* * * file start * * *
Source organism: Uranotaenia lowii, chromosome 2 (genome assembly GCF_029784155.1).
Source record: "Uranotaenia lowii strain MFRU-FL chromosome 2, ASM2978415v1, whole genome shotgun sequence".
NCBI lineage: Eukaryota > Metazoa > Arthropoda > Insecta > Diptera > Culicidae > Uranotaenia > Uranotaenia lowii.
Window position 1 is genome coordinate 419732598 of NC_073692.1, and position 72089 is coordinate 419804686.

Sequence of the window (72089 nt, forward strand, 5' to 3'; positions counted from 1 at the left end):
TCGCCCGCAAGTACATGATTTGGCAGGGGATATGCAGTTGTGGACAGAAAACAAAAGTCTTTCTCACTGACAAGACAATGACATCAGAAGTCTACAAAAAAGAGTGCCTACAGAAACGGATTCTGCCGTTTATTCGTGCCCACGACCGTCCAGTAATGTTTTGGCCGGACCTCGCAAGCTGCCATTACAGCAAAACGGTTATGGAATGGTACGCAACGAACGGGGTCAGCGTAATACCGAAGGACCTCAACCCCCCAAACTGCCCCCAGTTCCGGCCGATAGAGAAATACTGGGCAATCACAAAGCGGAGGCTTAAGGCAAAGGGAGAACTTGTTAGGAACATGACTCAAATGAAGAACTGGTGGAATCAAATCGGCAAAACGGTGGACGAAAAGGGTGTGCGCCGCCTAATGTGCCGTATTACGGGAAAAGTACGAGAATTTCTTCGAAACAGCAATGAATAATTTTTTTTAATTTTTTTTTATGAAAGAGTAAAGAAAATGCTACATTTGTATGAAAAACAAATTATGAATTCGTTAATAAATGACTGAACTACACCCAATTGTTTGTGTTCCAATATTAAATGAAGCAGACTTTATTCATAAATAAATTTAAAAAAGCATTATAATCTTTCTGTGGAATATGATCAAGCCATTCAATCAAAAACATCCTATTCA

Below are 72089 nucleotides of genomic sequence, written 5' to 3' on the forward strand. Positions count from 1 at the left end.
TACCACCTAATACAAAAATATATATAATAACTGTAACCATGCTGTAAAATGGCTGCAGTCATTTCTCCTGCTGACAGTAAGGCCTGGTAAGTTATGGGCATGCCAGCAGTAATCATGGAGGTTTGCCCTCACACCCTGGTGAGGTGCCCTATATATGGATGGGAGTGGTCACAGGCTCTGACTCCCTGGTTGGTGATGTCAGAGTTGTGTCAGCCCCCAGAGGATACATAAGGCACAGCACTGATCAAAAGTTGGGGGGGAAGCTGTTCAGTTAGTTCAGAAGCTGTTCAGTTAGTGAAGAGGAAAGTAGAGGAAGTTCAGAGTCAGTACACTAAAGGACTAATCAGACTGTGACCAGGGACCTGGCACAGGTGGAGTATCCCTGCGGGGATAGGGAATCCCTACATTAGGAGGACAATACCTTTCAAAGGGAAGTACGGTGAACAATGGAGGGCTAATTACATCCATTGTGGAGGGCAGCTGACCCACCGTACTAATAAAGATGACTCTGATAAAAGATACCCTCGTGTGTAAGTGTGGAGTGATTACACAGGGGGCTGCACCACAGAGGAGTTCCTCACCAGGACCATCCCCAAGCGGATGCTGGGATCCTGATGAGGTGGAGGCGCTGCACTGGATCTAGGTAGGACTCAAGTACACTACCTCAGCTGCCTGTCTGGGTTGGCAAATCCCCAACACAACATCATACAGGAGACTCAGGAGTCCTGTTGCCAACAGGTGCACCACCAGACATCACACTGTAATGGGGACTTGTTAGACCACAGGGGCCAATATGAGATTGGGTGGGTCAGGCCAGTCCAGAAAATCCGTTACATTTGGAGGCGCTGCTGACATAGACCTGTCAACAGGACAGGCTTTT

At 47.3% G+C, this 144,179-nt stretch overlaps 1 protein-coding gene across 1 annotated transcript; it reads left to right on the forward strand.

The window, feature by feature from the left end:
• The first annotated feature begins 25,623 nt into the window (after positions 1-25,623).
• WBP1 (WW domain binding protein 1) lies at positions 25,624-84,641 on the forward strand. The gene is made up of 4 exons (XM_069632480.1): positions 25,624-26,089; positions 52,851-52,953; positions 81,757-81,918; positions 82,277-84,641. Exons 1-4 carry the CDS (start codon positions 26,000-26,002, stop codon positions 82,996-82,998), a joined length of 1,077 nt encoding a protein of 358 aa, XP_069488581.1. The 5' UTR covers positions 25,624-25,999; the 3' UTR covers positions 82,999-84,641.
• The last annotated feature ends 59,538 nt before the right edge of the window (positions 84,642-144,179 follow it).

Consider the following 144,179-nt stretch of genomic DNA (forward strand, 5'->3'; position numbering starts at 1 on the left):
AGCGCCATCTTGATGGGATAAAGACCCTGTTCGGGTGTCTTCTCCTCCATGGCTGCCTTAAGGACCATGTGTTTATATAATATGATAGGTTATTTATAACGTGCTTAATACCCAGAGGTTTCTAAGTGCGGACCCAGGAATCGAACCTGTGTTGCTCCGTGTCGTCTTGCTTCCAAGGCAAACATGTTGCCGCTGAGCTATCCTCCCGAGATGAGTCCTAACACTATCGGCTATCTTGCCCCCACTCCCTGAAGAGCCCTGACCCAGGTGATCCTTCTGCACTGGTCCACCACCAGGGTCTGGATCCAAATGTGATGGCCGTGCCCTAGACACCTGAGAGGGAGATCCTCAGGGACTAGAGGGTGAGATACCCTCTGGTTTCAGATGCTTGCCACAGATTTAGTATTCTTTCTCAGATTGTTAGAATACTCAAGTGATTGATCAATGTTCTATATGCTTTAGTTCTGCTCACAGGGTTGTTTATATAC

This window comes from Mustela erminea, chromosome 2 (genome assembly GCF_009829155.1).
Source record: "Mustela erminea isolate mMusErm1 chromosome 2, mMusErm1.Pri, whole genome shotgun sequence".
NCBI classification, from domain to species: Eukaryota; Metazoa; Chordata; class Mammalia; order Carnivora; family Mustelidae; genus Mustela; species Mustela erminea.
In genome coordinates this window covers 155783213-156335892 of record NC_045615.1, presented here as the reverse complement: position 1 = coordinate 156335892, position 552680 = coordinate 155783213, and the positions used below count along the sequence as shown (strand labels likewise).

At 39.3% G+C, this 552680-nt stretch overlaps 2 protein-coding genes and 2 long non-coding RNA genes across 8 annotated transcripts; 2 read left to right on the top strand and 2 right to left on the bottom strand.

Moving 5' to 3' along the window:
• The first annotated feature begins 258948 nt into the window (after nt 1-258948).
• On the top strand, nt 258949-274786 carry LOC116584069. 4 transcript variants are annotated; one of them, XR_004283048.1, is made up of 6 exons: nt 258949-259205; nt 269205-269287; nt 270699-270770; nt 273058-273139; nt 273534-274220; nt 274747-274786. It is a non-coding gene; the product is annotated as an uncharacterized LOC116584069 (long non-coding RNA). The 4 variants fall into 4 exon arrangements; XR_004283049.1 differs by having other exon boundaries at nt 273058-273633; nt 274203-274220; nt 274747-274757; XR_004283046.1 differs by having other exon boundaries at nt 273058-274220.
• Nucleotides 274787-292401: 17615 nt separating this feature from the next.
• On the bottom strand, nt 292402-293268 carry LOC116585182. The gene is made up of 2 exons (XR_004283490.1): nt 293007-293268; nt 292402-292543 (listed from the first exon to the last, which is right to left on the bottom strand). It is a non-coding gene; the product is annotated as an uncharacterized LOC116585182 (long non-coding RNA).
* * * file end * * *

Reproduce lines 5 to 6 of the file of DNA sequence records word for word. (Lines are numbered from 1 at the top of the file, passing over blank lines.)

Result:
Sequence of the window (72089 nt, forward strand, 5' to 3'; positions counted from 1 at the left end):
TCGCCCGCAAGTACATGATTTGGCAGGGGATATGCAGTTGTGGACAGAAAACAAAAGTCTTTCTCACTGACAAGACAATGACATCAGAAGTCTACAAAAAAGAGTGCCTACAGAAACGGATTCTGCCGTTTATTCGTGCCCACGACCGTCCAGTAATGTTTTGGCCGGACCTCGCAAGCTGCCATTACAGCAAAACGGTTATGGAATGGTACGCAACGAACGGGGTCAGCGTAATACCGAAGGACCTCAACCCCCCAAACTGCCCCCAGTTCCGGCCGATAGAGAAATACTGGGCAATCACAAAGCGGAGGCTTAAGGCAAAGGGAGAACTTGTTAGGAACATGACTCAAATGAAGAACTGGTGGAATCAAATCGGCAAAACGGTGGACGAAAAGGGTGTGCGCCGCCTAATGTGCCGTATTACGGGAAAAGTACGAGAATTTCTTCGAAACAGCAATGAATAATTTTTTTTAATTTTTTTTTATGAAAGAGTAAAGAAAATGCTACATTTGTATGAAAAACAAATTATGAATTCGTTAATAAATGACTGAACTACACCCAATTGTTTGTGTTCCAATATTAAATGAAGCAGACTTTATTCATAAATAAATTTAAAAAAGCATTATAATCTTTCTGTGGAATATGATCAAGCCATTCAATCAAAAACATCCTATTCA